Posted on: 3/11/2023

Making Time For Us

As you all know, here at St. Helen’s College we put pupil well-being at the core of everything we do. If we have happy and healthy children attending school, they will go on to thrive surrounded by loving parents and our supportive school environment with all that we offer. Staff well-being is also core to us and I hope that any member of staff to whom you speak would testify that we look after and look out for every member of staff, to enable them to give their best to your children every day.   It is more difficult to reach every parent to ensure that your well-being is in a good place to enable you to be the best version of yourself each and every day. Our parent body is incredibly diverse and you all have many, varied commitments as part of your lives. We all live very busy lives and sometimes, in our commitment to our families and our work, we adults can forget about ourselves. I enjoyed talking about adult well-being with parents at this week’s PA coffee morning and with staff on our return to school following half term. It was gratifying to hear that many of us are making time to look after our own well-being, perhaps away from partners and children. Spa days, weekends away with friends, attending yoga sessions, going swimming and morning runs before work are just a few ways that some of us make time for ourselves. Many parents have taken advantage of some of the provisions we offer from a school’s perspective. Our Teddy Talks, for example, were put together in response to a parent survey about which areas of parenting you would like some support with. Our team were very brave in embarking upon this and we created a series of videos on a range of topics including early speech and language development, growing a love of reading and supporting healthy eating to name but a few. Do take a look, following the link, if you have not seen these short videos. Any further suggestions for future talks are most welcome. Other parents have signed up for the Mindfulness in Schools course ‘.begin’ to give them a further understanding of how they may embed a more mindful approach to life’s challenges. See the link here for future course information. Many families are enjoying ticking off the list of '100 Things To Do In Our Centenary Year', which we sent home with each pupil earlier this term. Do let us know how you are getting on with this and feel free to share photographs of you and your children enjoying any of the activities. The list was written by Mrs. Smith to enhance our well-being by encouraging us all to spend time appreciating the world around us, especially the great outdoors. I know that staff are enjoying working their way through the list with their families too! This week was Mrs. McLauglins’s first week of running the next block of our ‘Baby Mindfulness’ sessions. The sessions are a bespoke six week course for mothers and babies, which we have been running at St. Helen’s College since 2021. You can click here to read a blog written last year by one of our current parents who attended with her newborn baby.  Mrs. McLaughlin loves running these sessions and they are open to anyone in the local community, not just St. Helen’s College parents. (The Teddy Talk where Mrs. McLaughlin explains her classes is here). This course is unique and there are no other such classes available to new mums in the Hillingdon area. If any of you are currently expecting a baby or know of new mums who you think would benefit from this class then please do contact Mrs. McLaughlin at pmclaughlin@sthelenscollege.com for further information.  It is so important that we adults look after our own well-being and make time to gather our thoughts, re-energise and just be ourselves - not someone’s parent, not an employee or boss, not a husband or wife - just us! It is when we give ourselves permission to take this time that we may become the best version of ourselves and this can only benefit everyone around us. Enjoy and cherish that time! Have a great weekend. Ms Drummond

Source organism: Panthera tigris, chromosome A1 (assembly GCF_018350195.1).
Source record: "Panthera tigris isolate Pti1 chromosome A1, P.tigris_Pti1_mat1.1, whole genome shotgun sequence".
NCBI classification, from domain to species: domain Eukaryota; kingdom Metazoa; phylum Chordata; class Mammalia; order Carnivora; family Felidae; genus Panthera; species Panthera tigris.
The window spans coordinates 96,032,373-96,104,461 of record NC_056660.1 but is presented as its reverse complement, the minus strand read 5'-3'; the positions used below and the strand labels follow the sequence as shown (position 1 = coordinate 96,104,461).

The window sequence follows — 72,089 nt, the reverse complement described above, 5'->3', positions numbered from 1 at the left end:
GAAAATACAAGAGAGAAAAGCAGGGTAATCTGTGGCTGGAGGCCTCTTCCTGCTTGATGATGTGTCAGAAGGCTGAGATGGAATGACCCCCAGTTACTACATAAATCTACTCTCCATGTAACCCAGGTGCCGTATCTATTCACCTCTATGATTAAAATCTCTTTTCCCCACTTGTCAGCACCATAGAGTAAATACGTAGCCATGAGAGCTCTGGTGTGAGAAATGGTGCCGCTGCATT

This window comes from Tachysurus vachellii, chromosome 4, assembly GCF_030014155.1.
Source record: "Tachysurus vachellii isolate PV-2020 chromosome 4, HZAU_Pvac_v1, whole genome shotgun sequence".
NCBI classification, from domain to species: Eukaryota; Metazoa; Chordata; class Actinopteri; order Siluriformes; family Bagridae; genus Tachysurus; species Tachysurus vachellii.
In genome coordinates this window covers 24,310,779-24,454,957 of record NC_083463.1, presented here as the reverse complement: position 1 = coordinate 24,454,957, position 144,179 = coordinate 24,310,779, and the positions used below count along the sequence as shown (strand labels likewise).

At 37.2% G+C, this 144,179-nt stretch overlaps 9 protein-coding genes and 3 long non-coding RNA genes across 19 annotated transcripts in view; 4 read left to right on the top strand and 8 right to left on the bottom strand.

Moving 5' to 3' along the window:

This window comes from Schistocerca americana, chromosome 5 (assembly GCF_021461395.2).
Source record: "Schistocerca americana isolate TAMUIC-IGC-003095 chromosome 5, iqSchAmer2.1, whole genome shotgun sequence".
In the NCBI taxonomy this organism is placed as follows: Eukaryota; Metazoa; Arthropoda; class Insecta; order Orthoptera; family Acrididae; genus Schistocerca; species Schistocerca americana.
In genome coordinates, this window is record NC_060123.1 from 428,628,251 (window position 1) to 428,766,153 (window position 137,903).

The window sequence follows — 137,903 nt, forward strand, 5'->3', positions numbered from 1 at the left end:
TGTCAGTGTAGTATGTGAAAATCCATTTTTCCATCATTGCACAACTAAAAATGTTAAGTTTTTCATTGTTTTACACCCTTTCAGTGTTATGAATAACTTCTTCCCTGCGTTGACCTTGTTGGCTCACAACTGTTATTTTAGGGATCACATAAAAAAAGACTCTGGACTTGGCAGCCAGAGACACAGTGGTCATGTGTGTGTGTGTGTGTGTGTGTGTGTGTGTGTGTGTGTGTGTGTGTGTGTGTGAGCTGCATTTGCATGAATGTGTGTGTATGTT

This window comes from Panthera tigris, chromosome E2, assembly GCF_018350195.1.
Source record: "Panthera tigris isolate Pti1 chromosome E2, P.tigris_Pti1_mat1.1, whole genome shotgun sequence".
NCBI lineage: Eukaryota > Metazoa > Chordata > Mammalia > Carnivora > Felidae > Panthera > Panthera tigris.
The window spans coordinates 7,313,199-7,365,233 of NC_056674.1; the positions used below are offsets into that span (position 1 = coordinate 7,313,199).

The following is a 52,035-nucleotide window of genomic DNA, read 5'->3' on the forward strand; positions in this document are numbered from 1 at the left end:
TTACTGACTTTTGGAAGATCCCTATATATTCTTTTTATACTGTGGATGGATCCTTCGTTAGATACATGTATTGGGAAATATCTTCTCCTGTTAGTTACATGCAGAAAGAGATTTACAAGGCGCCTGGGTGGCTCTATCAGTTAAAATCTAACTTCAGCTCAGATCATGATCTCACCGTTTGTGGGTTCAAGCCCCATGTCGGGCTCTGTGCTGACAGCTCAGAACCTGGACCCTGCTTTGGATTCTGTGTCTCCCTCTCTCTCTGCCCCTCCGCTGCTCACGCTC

Posted on: 13/10/2023

IAPS Conference 2023